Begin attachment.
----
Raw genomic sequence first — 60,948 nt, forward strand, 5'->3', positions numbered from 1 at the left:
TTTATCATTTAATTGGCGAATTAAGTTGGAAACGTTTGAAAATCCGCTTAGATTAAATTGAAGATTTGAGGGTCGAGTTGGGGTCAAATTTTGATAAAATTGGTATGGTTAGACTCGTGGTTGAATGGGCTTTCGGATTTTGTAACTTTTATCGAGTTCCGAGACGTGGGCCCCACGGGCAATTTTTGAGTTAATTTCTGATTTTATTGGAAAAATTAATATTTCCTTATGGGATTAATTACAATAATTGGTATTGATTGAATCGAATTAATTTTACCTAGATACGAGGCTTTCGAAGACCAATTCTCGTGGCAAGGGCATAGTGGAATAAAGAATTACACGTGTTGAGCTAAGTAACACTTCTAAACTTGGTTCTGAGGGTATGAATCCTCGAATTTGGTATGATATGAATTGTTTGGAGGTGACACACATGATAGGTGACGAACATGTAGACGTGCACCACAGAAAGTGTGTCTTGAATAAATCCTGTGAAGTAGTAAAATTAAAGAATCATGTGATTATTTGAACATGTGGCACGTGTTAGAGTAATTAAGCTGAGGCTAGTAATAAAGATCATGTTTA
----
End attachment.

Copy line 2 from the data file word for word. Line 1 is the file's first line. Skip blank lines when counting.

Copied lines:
TTTATCATTTAATTGGCGAATTAAGTTGGAAACGTTTGAAAATCCGCTTAGATTAAATTGAAGATTTGAGGGTCGAGTTGGGGTCAAATTTTGATAAAATTGGTATGGTTAGACTCGTGGTTGAATGGGCTTTCGGATTTTGTAACTTTTATCGAGTTCCGAGACGTGGGCCCCACGGGCAATTTTTGAGTTAATTTCTGATTTTATTGGAAAAATTAATATTTCCTTATGGGATTAATTACAATAATTGGTATTGATTGAATCGAATTAATTTTACCTAGATACGAGGCTTTCGAAGACCAATTCTCGTGGCAAGGGCATAGTGGAATAAAGAATTACACGTGTTGAGCTAAGTAACACTTCTAAACTTGGTTCTGAGGGTATGAATCCTCGAATTTGGTATGATATGAATTGTTTGGAGGTGACACACATGATAGGTGACGAACATGTAGACGTGCACCACAGAAAGTGTGTCTTGAATAAATCCTGTGAAGTAGTAAAATTAAAGAATCATGTGATTATTTGAACATGTGGCACGTGTTAGAGTAATTAAGCTGAGGCTAGTAATAAAGATCATGTTTA